21 September 2023 | Health

How Is KanCare Managed and How Are The Companies Chosen?

Since 2013, managed care companies (MCOs) have administered the day-to-day delivery of services to almost all Kansans who have Medicaid or CHIP (Children’s Health Insurance Program) coverage through the state, under the umbrella of the KanCare program. Over the next several months, the state will be working through the complex selection process (known as “procurement”) to choose the next set of companies for this program.

Selecting which MCOs the state will use is an important decision; different companies may have different coverage policies and practices that can significantly impact Kansans’ access to coverage. Understanding managed care offers a deeper understanding of the re-procurement process in the months ahead.

What is KanCare?

KanCare is the state’s managed care insurance program administering both Medicaid and CHIP coverage. KanCare provides health insurance to low-income children, pregnant women, and adults; seniors; and people with disabilities across the state. Different age, income, and asset limits apply for each of these populations.

What Is a Managed Care Organization (MCO)?

A Medicaid managed care organization (MCO) is a type of insurance company that contracts with a state Medicaid agency to deliver covered services to those enrolled in Medicaid (in Kansas, this includes those enrolled in the CHIP program). In Kansas, three MCOs are contracted for the KanCare program: Aetna, Sunflower Health Plan (a subsidiary of Centene), and UnitedHealthcare. 

Under a managed care contract, the state agency pays the MCO a fixed amount each month (known as a “capitation payment”) for each person enrolled in the program (known as “per member per month” (PMPM)), regardless of whether or how much the member uses the MCO’s services that month.  

Payments can differ based on those being served. For example, the payment for a child is different from an elderly adult, because their overall anticipated average costs are very different. In exchange for the state’s payment, the MCO takes on the responsibility for managing all care and provider payments, as well as the risk that the payment may not cover all services provided to an enrollee.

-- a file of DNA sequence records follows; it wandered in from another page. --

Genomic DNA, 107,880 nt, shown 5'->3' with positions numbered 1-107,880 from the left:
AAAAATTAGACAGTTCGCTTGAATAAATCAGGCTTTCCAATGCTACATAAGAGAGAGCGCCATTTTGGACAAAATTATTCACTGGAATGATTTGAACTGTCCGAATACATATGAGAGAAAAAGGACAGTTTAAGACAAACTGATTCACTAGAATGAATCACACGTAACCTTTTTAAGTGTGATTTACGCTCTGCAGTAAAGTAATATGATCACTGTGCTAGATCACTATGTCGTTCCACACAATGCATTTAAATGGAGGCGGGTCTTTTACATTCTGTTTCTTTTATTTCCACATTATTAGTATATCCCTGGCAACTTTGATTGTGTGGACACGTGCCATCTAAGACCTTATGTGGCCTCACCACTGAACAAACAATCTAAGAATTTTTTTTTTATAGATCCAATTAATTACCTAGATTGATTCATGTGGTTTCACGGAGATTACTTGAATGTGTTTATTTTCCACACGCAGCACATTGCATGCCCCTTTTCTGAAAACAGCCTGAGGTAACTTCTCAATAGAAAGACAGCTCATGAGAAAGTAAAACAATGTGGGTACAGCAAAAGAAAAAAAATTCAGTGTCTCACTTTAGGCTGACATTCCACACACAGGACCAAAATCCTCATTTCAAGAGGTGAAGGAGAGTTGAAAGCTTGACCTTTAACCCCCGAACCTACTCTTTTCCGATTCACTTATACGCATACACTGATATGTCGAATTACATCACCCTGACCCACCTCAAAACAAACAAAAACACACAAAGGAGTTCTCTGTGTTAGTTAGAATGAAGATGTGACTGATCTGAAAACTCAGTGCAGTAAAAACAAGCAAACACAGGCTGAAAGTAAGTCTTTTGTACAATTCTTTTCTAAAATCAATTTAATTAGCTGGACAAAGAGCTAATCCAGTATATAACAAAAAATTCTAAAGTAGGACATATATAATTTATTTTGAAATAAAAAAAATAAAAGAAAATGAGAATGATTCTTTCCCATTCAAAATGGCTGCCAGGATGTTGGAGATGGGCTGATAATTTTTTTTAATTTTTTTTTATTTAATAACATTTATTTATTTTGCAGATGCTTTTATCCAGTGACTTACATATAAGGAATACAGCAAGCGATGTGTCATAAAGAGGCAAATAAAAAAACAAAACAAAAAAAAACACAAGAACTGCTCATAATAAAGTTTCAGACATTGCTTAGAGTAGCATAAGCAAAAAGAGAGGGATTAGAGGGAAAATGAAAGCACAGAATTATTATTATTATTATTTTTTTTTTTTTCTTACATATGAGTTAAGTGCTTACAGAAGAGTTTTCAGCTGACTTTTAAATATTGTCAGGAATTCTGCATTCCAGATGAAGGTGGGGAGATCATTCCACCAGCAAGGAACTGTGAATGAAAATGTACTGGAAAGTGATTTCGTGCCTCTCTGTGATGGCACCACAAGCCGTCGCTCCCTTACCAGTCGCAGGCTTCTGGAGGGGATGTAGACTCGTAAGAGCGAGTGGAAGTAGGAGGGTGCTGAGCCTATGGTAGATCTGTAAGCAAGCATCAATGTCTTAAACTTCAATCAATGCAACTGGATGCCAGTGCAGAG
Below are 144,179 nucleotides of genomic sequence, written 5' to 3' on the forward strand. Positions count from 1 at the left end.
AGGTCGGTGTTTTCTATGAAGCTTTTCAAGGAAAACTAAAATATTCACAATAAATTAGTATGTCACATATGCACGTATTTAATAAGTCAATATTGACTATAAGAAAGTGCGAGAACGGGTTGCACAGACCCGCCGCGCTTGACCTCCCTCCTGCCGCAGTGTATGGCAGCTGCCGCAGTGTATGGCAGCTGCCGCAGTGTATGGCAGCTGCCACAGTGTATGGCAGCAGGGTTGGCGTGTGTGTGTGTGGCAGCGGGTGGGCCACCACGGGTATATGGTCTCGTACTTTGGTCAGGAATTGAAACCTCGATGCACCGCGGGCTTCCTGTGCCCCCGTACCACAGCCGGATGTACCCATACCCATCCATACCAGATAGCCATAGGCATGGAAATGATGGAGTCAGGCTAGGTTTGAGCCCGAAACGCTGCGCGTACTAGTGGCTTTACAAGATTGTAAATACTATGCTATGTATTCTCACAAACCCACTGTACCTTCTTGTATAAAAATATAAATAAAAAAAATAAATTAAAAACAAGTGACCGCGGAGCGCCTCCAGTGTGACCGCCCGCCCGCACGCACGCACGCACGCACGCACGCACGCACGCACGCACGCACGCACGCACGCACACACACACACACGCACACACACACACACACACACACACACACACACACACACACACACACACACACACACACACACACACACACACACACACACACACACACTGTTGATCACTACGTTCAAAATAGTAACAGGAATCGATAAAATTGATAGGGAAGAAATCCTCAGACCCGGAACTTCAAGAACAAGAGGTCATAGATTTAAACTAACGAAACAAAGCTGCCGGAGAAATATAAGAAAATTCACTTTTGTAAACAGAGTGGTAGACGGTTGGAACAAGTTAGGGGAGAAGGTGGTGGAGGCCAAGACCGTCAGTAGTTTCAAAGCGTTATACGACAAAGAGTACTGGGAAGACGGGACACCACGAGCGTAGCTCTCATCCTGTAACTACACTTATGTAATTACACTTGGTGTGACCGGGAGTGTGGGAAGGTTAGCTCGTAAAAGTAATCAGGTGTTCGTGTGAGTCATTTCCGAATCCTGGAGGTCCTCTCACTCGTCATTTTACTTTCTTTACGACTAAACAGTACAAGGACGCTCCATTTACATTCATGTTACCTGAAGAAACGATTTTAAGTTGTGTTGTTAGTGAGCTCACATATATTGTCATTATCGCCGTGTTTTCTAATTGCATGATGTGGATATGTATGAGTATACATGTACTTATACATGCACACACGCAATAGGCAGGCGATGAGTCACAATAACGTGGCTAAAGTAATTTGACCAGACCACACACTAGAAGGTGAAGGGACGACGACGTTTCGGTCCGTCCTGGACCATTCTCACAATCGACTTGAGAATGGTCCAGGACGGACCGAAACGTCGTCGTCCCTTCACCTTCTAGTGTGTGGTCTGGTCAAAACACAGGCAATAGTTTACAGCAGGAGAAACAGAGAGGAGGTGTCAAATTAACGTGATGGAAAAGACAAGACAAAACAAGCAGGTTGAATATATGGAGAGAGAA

The MCO has an incentive to help enrollees reduce health care costs by improving their health outcomes, and contracts may include financial incentives for improving these outcomes (or financial penalties if certain outcomes are not improved). The MCO is also responsible for creating and maintaining a provider network to deliver services covered under the contract to its enrollees, pay providers predetermined amounts, and ensure network providers do not balance bill enrollees (i.e., add extra impermissible charges) for covered services. 

The theory of this capitation payment model is that MCOs are incentivized to reduce the volume of services that it pays for by managing the care delivered by its network providers to its enrollees while also increasing the quality of care and improving overall health outcomes. 

Why Do States Contract with MCOs?

Managed care helps the state control its budget and reduces the administrative complexity of managing care for a large number of Kansans. For states, managed care models lead to improved budget predictability, since the yearly payments to the MCOs are predetermined, and it is the MCO that is at risk if costs spike. With KanCare being the second-highest expenditure – only behind K-12 education funding – it’s important for the state to be able to estimate how much the program will cost in the upcoming fiscal year. Generally, more than $1 billion in State General Fund (SGF) money goes to KanCare, which represents almost 20 percent of the entire state budget.   

States also choose managed care models with the hope of improving the quality-of-care outcomes for enrollees and to outsource the responsibilities to organize provider networks, provide case management, pay network providers, and handle prior authorization.  

What Is the State Responsible for and What Are MCOs Responsible for?